Marissa Mayer’s Yahoo increasingly dependent on ethically problematic China business

Marissa Mayer’s Yahoo increasingly dependent on ethically problematic China business

Marissa Mayer, Shi TaoYahoo CEO Marissa Mayer reported on the firm’s financial results for the quarter last week – and advertising revenues at the struggling company are down.

Mayer, who also sits on Walmart’s board of directors, attempted to put a positive spin on the company’s results. But Business Insider’s Nicholas Carlson suggests that Yahoo’s core business is “imploding.”

Despite its revenue problems, however, Carlson and the New York Times both report that Yahoo’s stock price has been bolstered by its 24% ownership stake in Alibaba – the successful Chinese ecommerce company.

Yahoo’s China business may provide a short-term boost to Mayer’s bottom line but it also makes the company complicit with the Chinese government’s extensive regime of internet censorship and surveillance. Yahoo’s stake in Alibaba gives Mayer the right to pick one out of four Alibaba directors and Alibaba runs Yahoo’s search operation in China.

Marissa Mayer thus joins fellow Walmart director Greg Penner in the small club of U.S. business executives who have effectively accepted responsibility for carrying out the Chinese state’s internet policies. Penner, an investor and director of the Chinese internet company Baidu, has faced public criticism over this issue.

Increased attention to Yahoo’s China business may pose reputational risks to Yahoo and its celebrity CEO.

The company has already run into serious problems over its role in China. In 2005, Chinese journalist Shi Tao was sentenced to 10 years in prison for pro-democracy activities after Yahoo supplied Chinese authorities with information about his use of the internet. Mr. Shi is still in jail today (see also here and here).

Following negative publicity, Yahoo apologized for its role in the conviction of Mr. Shi and several others. But the company does not appear to have made substantive changes to its operations, other than delegating direct control over Yahoo China to Alibaba.

For its part, Alibaba is clearly on board with the Chinese government’s program. In 2011, Alibaba CEO Jack Ma joined other Chinese internet executives in a public pledge to support government censorship.

According to the human rights group Freedom House, Ma has upheld his commitment.

In its tests, Freedom House found that Yahoo.cn produced search results that were as heavily restricted and dominated by Chinese government links as those of Baidu, and sometimes even more restrictive.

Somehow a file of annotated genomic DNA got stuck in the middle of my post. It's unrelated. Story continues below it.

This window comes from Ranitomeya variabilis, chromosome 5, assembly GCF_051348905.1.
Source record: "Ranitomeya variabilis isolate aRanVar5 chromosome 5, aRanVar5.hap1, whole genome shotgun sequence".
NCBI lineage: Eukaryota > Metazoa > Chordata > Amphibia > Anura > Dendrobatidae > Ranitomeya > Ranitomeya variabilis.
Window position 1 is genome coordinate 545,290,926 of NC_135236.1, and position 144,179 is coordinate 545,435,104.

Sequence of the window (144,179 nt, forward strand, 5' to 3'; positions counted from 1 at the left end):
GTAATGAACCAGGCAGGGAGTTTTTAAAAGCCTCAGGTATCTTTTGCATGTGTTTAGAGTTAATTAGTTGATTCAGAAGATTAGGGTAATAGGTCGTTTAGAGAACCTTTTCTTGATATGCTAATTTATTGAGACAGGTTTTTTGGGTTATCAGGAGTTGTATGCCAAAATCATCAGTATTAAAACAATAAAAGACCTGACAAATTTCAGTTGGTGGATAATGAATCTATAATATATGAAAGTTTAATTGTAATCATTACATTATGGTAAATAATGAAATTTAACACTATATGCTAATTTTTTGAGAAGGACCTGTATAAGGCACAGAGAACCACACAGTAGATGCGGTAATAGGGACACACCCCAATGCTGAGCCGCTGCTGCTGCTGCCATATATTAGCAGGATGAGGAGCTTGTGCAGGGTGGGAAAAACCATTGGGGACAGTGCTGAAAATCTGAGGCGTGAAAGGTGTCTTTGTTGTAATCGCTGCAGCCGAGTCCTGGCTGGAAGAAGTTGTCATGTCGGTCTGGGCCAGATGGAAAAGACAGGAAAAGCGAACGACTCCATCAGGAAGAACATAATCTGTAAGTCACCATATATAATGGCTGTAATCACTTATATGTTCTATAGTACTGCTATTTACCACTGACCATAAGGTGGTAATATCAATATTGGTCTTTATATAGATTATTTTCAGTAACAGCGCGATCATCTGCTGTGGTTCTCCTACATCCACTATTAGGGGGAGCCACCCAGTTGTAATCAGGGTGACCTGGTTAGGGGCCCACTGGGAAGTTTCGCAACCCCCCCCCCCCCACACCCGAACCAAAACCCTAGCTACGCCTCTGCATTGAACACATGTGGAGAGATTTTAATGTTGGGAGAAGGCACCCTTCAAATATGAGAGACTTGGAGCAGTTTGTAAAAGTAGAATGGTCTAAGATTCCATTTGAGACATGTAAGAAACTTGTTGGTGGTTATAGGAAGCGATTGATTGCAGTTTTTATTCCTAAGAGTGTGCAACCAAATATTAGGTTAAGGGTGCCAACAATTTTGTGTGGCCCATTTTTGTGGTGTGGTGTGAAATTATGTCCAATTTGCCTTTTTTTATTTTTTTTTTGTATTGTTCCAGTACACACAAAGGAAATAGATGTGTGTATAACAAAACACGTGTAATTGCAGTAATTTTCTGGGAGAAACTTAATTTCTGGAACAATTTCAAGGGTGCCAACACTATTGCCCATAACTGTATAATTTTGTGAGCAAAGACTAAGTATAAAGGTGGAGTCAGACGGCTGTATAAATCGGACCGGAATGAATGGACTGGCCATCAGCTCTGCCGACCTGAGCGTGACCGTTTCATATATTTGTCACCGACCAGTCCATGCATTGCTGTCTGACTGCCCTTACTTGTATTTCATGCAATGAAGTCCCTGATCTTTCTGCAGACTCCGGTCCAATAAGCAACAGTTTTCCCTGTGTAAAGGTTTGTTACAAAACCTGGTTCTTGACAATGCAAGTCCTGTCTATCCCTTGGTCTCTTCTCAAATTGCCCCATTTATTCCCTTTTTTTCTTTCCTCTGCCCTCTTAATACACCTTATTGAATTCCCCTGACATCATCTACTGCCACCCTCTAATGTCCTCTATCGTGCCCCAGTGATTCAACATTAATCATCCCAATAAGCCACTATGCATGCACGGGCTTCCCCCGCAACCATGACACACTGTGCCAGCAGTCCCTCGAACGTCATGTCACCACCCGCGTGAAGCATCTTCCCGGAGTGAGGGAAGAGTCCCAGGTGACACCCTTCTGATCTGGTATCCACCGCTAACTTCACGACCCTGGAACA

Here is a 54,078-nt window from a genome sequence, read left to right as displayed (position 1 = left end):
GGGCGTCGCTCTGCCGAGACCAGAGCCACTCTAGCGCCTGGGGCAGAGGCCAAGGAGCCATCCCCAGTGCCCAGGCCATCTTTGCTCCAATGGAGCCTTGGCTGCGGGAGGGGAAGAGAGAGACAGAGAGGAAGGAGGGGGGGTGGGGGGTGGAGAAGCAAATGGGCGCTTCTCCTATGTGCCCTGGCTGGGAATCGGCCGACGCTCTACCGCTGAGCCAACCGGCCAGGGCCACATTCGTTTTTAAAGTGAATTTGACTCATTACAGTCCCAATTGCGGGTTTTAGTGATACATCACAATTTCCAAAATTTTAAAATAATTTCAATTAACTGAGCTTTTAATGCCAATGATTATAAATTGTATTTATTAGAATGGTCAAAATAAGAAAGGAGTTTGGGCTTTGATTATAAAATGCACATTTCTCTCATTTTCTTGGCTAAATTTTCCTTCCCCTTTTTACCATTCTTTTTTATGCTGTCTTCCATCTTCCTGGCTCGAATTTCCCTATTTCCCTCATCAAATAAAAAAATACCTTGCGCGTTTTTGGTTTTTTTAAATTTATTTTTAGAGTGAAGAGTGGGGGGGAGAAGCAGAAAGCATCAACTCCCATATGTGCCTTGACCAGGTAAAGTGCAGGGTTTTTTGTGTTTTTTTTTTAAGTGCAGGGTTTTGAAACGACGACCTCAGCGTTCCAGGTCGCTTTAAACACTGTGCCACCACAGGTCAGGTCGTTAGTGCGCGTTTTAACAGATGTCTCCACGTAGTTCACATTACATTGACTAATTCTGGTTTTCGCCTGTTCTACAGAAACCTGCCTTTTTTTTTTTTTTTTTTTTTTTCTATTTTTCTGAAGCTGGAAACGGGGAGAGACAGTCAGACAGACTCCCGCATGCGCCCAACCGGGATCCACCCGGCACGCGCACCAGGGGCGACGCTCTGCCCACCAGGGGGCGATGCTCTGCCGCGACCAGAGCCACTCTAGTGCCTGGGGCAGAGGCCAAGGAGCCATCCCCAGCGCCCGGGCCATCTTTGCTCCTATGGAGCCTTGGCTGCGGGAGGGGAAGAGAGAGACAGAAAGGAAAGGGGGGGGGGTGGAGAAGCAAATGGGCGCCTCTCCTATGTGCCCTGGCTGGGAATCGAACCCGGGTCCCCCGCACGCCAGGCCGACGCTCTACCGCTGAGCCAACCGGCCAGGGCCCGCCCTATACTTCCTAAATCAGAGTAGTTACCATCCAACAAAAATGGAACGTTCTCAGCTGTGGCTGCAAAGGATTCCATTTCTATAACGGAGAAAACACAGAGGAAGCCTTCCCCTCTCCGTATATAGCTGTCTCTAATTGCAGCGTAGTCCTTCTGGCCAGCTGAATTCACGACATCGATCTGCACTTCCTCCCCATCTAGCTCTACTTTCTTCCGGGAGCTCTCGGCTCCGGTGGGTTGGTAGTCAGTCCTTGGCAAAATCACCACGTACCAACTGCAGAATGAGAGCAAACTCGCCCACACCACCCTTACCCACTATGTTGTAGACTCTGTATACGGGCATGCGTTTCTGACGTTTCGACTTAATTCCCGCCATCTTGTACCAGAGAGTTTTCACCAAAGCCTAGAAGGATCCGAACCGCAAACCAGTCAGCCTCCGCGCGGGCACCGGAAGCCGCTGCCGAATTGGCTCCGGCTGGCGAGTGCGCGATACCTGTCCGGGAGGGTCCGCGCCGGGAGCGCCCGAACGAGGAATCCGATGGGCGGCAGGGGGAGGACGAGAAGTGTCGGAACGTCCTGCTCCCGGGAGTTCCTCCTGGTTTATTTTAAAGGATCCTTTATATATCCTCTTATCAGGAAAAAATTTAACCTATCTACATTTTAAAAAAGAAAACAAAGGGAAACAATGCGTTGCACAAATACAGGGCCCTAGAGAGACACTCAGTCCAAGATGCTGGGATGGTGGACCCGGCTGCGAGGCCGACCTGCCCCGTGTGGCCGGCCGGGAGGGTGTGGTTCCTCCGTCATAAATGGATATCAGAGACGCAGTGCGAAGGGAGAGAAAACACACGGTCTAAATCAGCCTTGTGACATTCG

Jack Ma, Alibaba CEO

Jack Ma, Alibaba CEO (Source: VentureBeat)

Yahoo has sought to evade criticism by claiming that it does not directly control its own operations in China but Amnesty International isn’t buying it.

… Yahoo! should not consider it an option to arrange a business relationship with a Chinese internet company and then cite its own lack of control over its operations as an excuse for not taking pro-active steps to stop involvement in abuse of freedom of expression or privacy rights.

Does it really matter what Yahoo and other internet companies do in China? Journalist and internet freedom activist Rebecca MacKinnon makes a convincing case that it does:

This censored environment makes it easier for the Chinese government to lie to its people, steal from them, turn a blind eye when they are poisoned with tainted foodstuffs, and cover up their children’s deaths due to substandard building codes. It is a constant struggle, and sometimes literally a crime, for people to share information about such matters or to use the Internet to mobilize against corruption and malfeasance.

That is the information environment that China’s business elites, many of whom have gotten rich running Internet and telecommunications companies, are responsible for helping to build and maintain.

MacKinnon wrote those words in a 2010 article saluting Google’s decision to leave China rather than continue to be complicit with the government’s regime of censorship and surveillance.

It’s ironic that Mayer came to Yahoo from Google, whose motto is “Don’t be evil.”

Here’s hoping it’s not too late for Ms. Mayer to bring a little of that attitude to her work at Yahoo or even – if she’s really up for a challenge – Walmart.

UPDATE April 23, 2013

Yahoo announced yesterday that it will close its email business in China. However, Yahoo suggests that current users move to an email service run by Alibaba. Alibaba will continue to operate Yahoo’s search engine in China. Yahoo continues to own about 24% of Alibaba and retains one seat on Alibaba’s four-member board of directors. The fact that Yahoo is closing its email operations in China does not, therefore, address the company’s complicity with the Chinese state’s internet policy regime.

What do you think?